At this time, even after the melting down, the melted fuse element is prevented from being spread out over the opposing faces of lead terminals 24, 25 as described above. Accordingly, such a problem does not arise that the insulation distance becomes shorter after the melting down and a proper insulating capability is made unobtainable. With prior art fuses, there are cases where objects to be attained by the fuses, i.e., protection of electronic equipment and users from abnormal heating and overcurrent, are unattainable, though the fuse has been melted down, because of the formation of the spread-out portions and, hence, sufficient insulation is not secured. In contrast therewith, in the case of fuses of the present embodiment, the insulation distance is not shortened and maintained as the preset face-to-face distance after the melting down, and hence the insulating capability is maintained as originally designed. Therefore, electronic equipment and users are protected by the melting down from abnormal temperature or over current. Further, since the insulation distance is not shortened by the melting down, it is possible to design originally the distance between the lead terminals at the minimum value capable of securing sufficient insulation. Thus, it is made possible to produce fuse 22 in small size. Therefore, even if pack battery 19 is made smaller sized and lower profiled, a fuse can be mounted thereon and, hence, it is made possible to provide a fuse capable of keeping pace with the development of miniaturization of pack battery 19.

An example where fuse 22 is mounted on pack battery 19 is shown in FIG. 10A. Otherwise, the fuse can function as a current fuse even if it is mounted on an electronic substrate or around an IC.

Further, pack battery 19 is mounted on a mobile telephone, personal digital assistance, notebook-size computer, and the like. The same may be said, not only of the battery mounted on such electronic apparatuses as mentioned above, but also of the battery mounted on a desktop personal computer and precision electronic instrument. In order that such electronic apparatuses are protected from abnormal heat and over-current and that users are prevented from suffering damage before it occurs, mounting of a fuse on them is important. In this connection, while a large number of pieces of electronic equipment are being made smaller sized, lower profiled, and more densely packed, miniaturization of fuses mounted on them becomes important. Under these circumstances, since the insulation distance of the lead terminals after the fuse has melted down and the face-to-face distance of the lead terminals designed for securing insulation can be made identical, very small fuses can be realized. Therefore, it becomes possible to meet requirements for the electronic equipment incorporating the fuses.

Although fuse 22 is disposed so as to contact with casing 21 forming the body of pack battery 19 in FIG. 10A, it may be disposed in contact with battery 20 as shown in FIG. 10B to operate more accurately as a temperature fuse.

Although the intermediate layers including plated layers 3 or meltable layers 13 are provided on a pair of lead terminals 2 in the present embodiment, the intermediate layer may be provided on only one of lead terminals 2. This structure has an effect like that including intermediate layers on both lead terminals 2 as described above. Edge burrs (protrusions) 12 or protruded portions having curved surfaces 121 may be provided on only one of lead terminals 2.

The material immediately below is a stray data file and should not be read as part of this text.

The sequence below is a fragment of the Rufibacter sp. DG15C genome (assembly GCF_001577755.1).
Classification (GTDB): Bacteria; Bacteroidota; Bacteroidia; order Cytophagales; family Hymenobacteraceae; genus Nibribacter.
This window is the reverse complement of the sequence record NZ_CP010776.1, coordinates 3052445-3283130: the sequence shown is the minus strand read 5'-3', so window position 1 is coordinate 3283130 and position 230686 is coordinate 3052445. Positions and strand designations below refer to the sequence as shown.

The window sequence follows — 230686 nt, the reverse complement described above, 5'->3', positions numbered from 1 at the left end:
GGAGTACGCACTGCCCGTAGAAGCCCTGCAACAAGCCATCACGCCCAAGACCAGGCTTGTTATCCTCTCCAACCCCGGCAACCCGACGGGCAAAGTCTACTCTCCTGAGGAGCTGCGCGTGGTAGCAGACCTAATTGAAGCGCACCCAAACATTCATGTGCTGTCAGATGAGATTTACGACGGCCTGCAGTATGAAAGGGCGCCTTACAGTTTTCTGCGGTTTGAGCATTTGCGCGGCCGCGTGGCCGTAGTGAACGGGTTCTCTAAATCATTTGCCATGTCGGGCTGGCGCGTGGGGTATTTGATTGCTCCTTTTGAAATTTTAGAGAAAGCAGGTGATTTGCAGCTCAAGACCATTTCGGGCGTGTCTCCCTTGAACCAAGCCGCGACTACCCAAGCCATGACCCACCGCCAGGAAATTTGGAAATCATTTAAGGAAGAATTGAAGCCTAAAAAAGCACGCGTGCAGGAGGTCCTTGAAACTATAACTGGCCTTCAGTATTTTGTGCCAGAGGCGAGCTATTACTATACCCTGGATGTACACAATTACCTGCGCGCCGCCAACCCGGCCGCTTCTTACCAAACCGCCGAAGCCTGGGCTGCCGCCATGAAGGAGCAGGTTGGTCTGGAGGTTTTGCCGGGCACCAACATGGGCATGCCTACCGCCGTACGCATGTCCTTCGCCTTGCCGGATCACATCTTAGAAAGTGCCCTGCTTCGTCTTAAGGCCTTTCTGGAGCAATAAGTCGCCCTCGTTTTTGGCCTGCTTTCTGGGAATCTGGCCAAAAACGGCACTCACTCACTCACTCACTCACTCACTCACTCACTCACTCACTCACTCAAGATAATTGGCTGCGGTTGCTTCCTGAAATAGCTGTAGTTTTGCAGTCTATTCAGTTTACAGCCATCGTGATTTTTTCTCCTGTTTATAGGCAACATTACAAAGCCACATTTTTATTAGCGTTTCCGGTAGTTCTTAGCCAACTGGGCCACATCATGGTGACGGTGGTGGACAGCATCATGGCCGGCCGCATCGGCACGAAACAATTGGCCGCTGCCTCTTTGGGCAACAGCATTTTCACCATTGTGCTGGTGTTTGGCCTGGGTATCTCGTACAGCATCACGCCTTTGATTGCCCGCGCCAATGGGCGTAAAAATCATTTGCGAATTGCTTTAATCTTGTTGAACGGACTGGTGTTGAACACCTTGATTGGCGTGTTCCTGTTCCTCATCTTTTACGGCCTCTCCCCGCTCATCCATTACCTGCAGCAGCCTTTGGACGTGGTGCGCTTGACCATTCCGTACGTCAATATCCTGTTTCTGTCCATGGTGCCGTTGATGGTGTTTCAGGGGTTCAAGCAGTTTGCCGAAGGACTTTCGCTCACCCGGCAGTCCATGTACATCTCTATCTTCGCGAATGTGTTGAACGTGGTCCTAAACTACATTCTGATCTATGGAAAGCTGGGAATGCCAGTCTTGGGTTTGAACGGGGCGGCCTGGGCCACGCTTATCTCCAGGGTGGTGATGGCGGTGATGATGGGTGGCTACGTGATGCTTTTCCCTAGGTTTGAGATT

In the present invention, intermediate layers for welding used in the welding of a fuse element to lead terminals are formed on the lead terminals except opposing faces of the lead terminals. Thereby, formation of spread-out portions over the opposing faces of the lead terminals is prevented from occurring when the fuse element is welded, and hence the insulation distance is prevented from being narrowed. Further, when the fuse element has been melted down, the melted fuse element is prevented from being spread out over the opposing faces. Hence even after the melting down, the insulation distance remains intact and the insulating capability is secured. Therefore, the face-to-face distance of the lead terminals set at designing can be made equal to the distance required for securing the insulating capability. Accordingly, the face-to-face distance can be originally set to a minimum possible value and it is made possible to realize small sized and low profiled fuses. Further, it is made possible to realize miniaturization of pack batteries with a fuse mounted thereon and electronic equipment incorporating such a battery.

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Referenced by
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Classifications
U.S. Classification337/405, 337/401
International ClassificationH01H69/02, H01H85/02, H01H85/045, H01H85/18, H01H37/76, H01M2/34, H01H85/143
Cooperative ClassificationH01M2/34, H01M2/348, H01H2085/025, H01H85/143, Y02E60/12, H01H37/761
European ClassificationH01M2/34T, H01M2/34, H01H85/143, H01H37/76B
Legal Events
DateCodeEventDescription
Feb 24, 2014FPAYFee payment
Year of fee payment: 8
Jan 29, 2010FPAYFee payment
Year of fee payment: 4
Jan 30, 2007CCCertificate of correction
Jun 29, 2004ASAssignment
Owner name: MATSUSHITA ELECTRIC INDUSTRIAL CO., LTD., JAPAN
Free format text: ASSIGNMENT OF ASSIGNORS INTEREST;ASSIGNORS:MUKAI, TAKAHIRO;IZAKI, MASATOSHI;SAKAMOTO, YOSHIO;AND OTHERS;REEL/FRAME:015524/0811
Effective date: 20040607